It may be indispensable for a thriving economy, but why would anyone think it is necessary for democracy? It seems to me that a democracy (present day democracy) is based on all people have an equal say on who governs them and what direction the government leans.

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And, as far as classes go, there are more than three. Due to education of so many people, and different jobs,there have become more than three classes. When I started working, there were about 9 classes. High upper, mid upper, low upper, high middle, mid middle, low middle, high lower, mid lower, and low lower classes. The distinction between each of these classes has become very grey. How do you differentiate between low upper and high middle? Or any other two adjacent classes? Today the whole thing has become grey, with just as many classes as you have people. It has nothing to do with politics, unless you are talking about a communistic society, where everyone is paid the same. Even there, there is a certain amount of distinction.

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Well defined, Korvo!

:)

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@ Korvo,

I agree that industrialization made the middle class possible, but I also think it was not a coincidence that modern ideas of republican democracy emerged at the same time with the emergence of a skilled, literate middle class.

Prior to that, roughly speaking, there had only been the few rich and educated nobles and the many poor and uneducated commoners. The gap was so wide that I think questions of equality would have seemed absurd.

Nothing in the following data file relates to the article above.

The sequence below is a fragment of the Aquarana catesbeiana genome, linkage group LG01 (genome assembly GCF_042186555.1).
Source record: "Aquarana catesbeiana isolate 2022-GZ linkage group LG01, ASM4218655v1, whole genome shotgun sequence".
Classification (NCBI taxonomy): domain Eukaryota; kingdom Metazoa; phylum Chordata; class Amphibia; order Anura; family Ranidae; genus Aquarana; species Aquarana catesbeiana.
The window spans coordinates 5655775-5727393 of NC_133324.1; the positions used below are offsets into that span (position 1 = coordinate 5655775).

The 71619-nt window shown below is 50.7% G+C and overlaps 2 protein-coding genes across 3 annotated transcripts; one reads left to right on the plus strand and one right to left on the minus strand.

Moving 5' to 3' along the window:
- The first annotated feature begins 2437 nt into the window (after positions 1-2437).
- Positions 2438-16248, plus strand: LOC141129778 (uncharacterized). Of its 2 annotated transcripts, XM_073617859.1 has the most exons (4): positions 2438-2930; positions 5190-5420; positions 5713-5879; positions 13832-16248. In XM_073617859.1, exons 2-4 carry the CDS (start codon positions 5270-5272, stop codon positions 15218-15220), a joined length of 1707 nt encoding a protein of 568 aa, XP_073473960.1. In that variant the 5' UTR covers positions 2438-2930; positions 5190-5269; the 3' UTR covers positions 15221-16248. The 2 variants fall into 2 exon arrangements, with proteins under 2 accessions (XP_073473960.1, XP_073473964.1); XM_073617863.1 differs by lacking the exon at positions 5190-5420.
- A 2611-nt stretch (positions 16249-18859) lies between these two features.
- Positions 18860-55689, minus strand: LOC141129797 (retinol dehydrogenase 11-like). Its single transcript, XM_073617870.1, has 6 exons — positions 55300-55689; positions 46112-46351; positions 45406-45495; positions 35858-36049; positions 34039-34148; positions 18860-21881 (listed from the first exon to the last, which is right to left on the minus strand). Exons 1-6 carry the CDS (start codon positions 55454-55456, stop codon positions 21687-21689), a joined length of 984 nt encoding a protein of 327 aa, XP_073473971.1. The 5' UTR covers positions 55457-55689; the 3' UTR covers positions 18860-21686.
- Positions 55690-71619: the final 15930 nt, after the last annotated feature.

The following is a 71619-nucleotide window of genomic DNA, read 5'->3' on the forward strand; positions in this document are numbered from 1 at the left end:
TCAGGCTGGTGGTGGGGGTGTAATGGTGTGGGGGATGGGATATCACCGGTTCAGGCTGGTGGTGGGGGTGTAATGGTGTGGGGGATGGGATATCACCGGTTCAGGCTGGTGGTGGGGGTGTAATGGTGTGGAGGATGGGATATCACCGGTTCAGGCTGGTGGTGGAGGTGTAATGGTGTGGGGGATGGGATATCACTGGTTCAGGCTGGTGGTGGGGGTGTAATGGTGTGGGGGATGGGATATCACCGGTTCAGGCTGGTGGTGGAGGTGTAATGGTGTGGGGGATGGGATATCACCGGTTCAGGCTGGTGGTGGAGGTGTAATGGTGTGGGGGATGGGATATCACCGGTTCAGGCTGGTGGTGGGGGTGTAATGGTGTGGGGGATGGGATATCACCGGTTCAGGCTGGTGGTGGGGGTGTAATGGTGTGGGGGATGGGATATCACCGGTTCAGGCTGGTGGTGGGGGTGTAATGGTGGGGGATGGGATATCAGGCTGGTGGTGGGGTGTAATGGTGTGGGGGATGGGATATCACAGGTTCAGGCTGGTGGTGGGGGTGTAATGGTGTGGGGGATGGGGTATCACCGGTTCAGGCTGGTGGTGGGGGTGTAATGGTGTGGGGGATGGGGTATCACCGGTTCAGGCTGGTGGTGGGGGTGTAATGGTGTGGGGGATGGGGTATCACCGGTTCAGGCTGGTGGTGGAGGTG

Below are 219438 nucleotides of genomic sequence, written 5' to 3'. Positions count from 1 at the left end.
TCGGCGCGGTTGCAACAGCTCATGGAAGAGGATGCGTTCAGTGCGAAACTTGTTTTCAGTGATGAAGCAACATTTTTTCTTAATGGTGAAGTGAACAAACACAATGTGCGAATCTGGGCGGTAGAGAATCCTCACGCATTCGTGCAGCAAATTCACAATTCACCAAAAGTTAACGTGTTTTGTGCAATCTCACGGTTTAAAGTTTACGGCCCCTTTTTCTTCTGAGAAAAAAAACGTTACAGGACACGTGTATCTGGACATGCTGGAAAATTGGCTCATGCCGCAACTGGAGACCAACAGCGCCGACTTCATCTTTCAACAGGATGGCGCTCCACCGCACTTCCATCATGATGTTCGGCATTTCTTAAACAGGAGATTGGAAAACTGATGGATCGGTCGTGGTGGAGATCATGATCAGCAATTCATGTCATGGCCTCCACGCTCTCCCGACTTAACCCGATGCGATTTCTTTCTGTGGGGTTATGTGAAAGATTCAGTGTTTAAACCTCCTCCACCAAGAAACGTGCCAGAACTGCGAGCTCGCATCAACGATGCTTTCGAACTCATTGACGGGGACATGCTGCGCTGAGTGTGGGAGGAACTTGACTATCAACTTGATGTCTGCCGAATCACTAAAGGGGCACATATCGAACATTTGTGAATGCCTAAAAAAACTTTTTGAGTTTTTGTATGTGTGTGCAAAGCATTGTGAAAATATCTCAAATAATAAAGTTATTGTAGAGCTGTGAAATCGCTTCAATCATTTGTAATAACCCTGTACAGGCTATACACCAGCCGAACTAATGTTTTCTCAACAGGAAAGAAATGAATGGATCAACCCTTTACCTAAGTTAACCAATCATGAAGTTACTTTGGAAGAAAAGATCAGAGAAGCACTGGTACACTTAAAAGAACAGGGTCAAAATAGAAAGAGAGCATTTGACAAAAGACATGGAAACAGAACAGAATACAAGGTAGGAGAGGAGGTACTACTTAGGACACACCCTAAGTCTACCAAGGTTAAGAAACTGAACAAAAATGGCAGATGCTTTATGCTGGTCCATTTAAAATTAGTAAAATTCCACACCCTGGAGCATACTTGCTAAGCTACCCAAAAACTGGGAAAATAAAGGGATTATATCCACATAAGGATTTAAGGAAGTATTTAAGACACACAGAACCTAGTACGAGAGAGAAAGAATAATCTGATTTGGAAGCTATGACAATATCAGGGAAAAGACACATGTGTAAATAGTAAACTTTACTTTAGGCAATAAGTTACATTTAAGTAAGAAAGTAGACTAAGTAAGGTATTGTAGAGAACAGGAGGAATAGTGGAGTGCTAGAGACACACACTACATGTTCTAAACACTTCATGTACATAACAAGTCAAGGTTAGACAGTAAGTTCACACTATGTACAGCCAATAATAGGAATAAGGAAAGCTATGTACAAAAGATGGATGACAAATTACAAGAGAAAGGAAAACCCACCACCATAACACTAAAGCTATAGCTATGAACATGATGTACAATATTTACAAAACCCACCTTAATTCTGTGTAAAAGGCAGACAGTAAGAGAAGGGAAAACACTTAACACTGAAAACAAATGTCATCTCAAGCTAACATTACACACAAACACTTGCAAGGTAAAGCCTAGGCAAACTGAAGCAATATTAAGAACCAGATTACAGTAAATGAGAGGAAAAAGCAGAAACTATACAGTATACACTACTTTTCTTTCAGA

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Could you explain the difference between "republican democracy" and either "direct democracy" or "representative democracy" please? I understand both of the latter, the first (direct) originating in Athens long ago, and the second (representative) evolving from the direct as countries became larger in population.

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Yes, sure, although for the present purposes, I don't think we need to make a distinction between republican democracy and representative democracy, or for that matter, a democratic republic, as long as it is truly participatory. (Even North Korea calls itself a democratic people's republic.)  :)

http://www.oxfordscholarship.com/view/10.1093/0199261180.001.0001/acprof-9780199261185-chapter-12

"Public debate broadened and its scope gained some depth. This new form of democracy has been called ‘participatory democracy’ and ‘deliberative democracy’; I suggest it should also be called ‘republican democracy’."

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So you could say, due to increased communication and knowledge of what is going on in government, and the pressure that can be put on representatives, we are actually leaning more and more towards "direct democracy", and possibly, with the computer, and internet, it could become a direct democratic type of government?

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It could well be moving in that direction. Politicians already pay a lot of attention to opinion polls, and indeed often commission them themselves on local issues.

Of course, that has its downside too, since public opinion is fickle. The leaders, who supposedly are better informed on the issues, ideally should lead public opinion by cogent argument rather than simply follow it willy-nilly, right or wrong.

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Thank you Korvo, I found your comments intriguing and helpful, especially for the discussion that followed.

+3 votes
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Yes, I think there s a lot of truth to that quote.

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Thank you O'Tink, I appreciated the interesting discussion between you and Korvo.